Rebounding for Health
Is it possible to bounce your way to health? According to many health experts, it is. All that is required is regular time devoted to bouncing on a mini-trampoline, also known as a rebounder. Many people, after adding rebounding to their exercise program report increased energy levels, along with improved muscle tone, trimmer waist lines, and a variety of other health benefits. All from simply bouncing up and down for 10 to 20 minutes a day, making rebounding the "lazy person's way to exercise."

How and Why Rebounding Works

The primary reason that rebounding is such an effective type of exercise capable of providing so many health benefits is the combination of gravity and weightlessness that occurs while jumping on the mini-trampoline. As you begin to rebound, gravity exerts itself, pulling you downward, but as you touch down on the trampoline pad, you are immediately sprung upward into a momentary state of weightlessness. Researchers estimate that during each downward-upward-downward motion between 2-4 G (for gravity) forces are exerted on your body. The end result of this is that your body reacts as if it's carrying a heavy weight. But no strain is involved since the effect is so fleeting. Nonetheless, the overall effect starts a cascade of physical benefits.

According to NASA scientists who have studied the physiological effects of regular rebounding exercise, the temporary exertion of G forces caused during the exercise stimulates the body's lymphatic system while optimizing both blood circulation and the ability of your body's soft tissues and muscles to receive and use oxygen.

The effects on the lymphatic system are particularly impressive. The lymphatic system acts as the body's filtration system, and is responsible for ridding the body of toxins, dead cells and other cellular debris, heavy metals, and harmful microorganisms such as bacteria, fungi, and viruses. In this capacity, the lymphatic system plays a key role in assisting the body's immune system. All too often, however, the lymph system becomes congested and clogged, causing a toxic buildup of the above substances that can ultimately lead to disease, many of which are quite serious. Further compounding the likelihood of this happening is the fact that, unlike the body's circulatory system, for which the heart acts like a pump of the blood, the lymphatic system has no such pump to ensure proper lymph flow and thus needs to be stimulated by exercise. Research has shown that rebounding is without question the most effective means of achieving this stimulation, which in turn accelerates the body's ability to eliminate toxins, germs, and waste products. This, in turn, leads to improved immune function.

Other Benefits of Rebounding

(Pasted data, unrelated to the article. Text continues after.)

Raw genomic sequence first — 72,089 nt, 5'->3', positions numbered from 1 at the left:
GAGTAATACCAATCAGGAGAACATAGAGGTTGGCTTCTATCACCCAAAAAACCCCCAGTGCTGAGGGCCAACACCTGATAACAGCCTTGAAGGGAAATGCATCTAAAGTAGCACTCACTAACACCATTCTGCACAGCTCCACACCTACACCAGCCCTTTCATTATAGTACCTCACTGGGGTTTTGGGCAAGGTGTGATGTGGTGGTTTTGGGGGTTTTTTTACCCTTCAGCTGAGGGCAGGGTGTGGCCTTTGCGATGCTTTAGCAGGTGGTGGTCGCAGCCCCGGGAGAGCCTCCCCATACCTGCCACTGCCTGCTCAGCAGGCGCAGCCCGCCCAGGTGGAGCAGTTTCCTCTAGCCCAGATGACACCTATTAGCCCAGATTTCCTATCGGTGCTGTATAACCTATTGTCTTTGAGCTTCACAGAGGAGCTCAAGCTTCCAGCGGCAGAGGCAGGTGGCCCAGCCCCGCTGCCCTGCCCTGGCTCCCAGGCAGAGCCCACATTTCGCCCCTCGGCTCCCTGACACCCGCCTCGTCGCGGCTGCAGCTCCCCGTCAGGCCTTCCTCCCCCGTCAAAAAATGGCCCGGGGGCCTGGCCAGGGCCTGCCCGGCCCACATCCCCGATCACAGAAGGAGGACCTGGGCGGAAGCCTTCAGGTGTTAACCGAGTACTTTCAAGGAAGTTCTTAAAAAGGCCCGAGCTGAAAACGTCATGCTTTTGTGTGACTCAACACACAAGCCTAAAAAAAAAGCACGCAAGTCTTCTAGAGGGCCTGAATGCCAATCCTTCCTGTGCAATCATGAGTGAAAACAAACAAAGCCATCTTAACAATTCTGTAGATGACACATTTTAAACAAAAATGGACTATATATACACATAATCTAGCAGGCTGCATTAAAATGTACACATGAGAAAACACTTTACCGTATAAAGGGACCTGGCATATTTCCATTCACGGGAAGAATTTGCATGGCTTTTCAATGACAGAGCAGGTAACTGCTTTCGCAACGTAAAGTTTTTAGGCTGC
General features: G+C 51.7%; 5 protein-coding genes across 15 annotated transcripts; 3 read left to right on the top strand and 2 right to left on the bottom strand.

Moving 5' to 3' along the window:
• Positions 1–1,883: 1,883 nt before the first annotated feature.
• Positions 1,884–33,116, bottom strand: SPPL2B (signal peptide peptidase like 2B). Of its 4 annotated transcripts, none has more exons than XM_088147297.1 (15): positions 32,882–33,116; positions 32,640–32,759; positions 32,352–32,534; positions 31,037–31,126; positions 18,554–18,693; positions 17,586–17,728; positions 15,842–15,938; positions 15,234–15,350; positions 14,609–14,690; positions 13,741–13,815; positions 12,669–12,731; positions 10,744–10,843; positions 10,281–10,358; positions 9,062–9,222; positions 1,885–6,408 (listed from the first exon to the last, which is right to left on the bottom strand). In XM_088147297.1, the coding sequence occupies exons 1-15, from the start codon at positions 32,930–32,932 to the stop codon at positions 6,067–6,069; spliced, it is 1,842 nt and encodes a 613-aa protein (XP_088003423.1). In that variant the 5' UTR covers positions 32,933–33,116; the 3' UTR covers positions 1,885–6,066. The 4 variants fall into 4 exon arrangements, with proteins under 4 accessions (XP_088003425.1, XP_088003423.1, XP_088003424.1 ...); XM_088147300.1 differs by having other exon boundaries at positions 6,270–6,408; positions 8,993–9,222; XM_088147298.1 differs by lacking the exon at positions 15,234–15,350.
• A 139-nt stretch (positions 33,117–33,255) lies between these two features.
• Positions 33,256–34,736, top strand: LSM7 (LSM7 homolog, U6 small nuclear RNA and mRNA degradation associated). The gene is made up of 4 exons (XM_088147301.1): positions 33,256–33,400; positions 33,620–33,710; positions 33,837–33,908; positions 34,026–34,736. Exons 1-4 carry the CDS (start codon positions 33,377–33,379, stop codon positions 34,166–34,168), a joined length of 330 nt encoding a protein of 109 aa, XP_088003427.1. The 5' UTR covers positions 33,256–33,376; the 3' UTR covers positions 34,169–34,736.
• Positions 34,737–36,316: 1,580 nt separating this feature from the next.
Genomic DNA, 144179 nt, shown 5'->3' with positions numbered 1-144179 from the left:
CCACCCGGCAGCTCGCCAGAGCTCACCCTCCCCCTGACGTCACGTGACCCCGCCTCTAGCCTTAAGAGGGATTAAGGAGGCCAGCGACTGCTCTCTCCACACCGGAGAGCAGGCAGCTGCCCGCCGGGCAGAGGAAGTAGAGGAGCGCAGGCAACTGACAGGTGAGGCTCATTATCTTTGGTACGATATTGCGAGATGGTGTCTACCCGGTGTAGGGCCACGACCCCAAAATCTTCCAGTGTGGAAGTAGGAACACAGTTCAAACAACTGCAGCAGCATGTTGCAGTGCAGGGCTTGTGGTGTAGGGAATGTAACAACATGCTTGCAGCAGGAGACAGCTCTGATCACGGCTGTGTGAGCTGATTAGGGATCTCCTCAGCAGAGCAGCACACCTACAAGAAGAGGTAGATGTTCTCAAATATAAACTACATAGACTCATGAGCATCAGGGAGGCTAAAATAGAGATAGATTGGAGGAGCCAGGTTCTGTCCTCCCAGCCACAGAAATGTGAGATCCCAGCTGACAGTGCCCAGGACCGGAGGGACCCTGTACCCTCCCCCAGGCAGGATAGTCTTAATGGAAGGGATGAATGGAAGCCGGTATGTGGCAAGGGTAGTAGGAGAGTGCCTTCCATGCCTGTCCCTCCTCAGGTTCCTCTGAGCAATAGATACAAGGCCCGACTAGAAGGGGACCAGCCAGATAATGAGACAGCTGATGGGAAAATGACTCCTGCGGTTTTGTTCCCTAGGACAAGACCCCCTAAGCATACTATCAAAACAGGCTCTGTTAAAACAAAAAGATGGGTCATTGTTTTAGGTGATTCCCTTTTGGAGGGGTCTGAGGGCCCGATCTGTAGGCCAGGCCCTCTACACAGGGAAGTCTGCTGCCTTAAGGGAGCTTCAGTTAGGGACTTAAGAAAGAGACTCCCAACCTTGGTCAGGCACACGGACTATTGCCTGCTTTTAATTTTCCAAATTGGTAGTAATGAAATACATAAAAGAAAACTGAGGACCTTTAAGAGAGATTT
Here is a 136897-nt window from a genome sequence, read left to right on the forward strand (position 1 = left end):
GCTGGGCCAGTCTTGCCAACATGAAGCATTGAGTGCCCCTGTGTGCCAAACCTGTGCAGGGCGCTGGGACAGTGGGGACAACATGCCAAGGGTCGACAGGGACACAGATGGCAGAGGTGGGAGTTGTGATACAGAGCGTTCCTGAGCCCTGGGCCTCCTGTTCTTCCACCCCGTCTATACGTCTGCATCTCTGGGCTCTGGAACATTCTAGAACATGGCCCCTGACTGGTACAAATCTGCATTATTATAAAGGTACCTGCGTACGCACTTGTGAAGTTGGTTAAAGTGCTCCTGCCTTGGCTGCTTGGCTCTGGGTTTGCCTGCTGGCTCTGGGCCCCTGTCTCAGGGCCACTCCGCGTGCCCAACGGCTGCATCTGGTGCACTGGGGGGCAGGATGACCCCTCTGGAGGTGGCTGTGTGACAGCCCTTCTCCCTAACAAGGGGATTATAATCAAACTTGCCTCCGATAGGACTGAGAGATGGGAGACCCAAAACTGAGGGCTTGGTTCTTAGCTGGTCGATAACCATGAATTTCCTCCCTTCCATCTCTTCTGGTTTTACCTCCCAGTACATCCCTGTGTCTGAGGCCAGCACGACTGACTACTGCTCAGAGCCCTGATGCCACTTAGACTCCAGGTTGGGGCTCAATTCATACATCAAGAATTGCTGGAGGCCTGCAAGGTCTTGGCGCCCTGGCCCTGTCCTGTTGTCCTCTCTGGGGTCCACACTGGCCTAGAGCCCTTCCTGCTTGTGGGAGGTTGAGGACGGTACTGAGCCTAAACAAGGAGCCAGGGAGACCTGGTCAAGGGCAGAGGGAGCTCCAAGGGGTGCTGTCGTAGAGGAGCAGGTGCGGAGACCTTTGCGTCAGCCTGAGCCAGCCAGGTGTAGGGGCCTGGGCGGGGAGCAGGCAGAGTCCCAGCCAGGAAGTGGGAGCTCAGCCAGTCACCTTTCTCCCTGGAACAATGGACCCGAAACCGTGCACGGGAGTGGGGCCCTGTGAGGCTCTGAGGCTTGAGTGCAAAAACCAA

Researchers have identified as many as 30 health benefits provided by regular rebound exercise. They include: improved energy, strengthening of the heart muscle and overall cardiovascular system, improved circulation, reduced blood pressure, reduced cholesterol, increased production of red blood cells, improved oxygenation of cells and tissues (meaning cells and tissues receive more oxygen), increased respiration, improved metabolism, improved muscle strength and muscle tone, improved coordination, improved mental function, improved digestion and elimination, and reduced body fat. 

Getting Started

Rebounding is easy to incorporate into your daily lifestyle, and the benefits it provides can be achieved in as little as five minutes a day. All you need is regular access to a mini-trampoline, which typically range in price from $99-$300, and are often available at sporting goods stores. (They can also be ordered online. Do a search for the term "rebounding exercise.") When selecting a rebounder, be sure that it is sturdy (good models will support a 300-pound person) and stands low enough so that you will not hit your head on the ceiling as you bounce (units that stand 10 inches off the ground are a good choice). Also be sure that the trampoline pad is supported by sturdy springs that are not connected directly to the frame. This will ensure a better and gentler bouncing action.

Once you've acquired a rebounder, the next step is simply to use it. Because of how gentle rebounding is, it is a safe exercise for just about anyone, regardless of their age or condition. (Health benefits can even be achieved by bouncing while sitting on the edge of the rebounder.) Some models also come with a support bar that you can hold onto as you bounce. Once you're on it, just start bouncing. Initially, you may want to only do so for a few minutes, but as you get used to it, try to aim for at least 5 to 10 minutes per day. After a few weeks, most likely you'll find rebounding to be one of the most fun and effective forms of exercise you'll ever do.

Read more feature articles...

All material © 2010 WellnessWatchersMD. All rights reserved.
Use of this site constitutes acceptance of WellnessWatchersMD's terms of use and privacy policy. The information provided in this Web site is intended for your general knowledge only, and is not a substitute for professional medical advice or treatment for specific medical conditions. Please see your personal physician immediately if you have any concern about your health, and you should always consult your physician before starting a fitness regimen.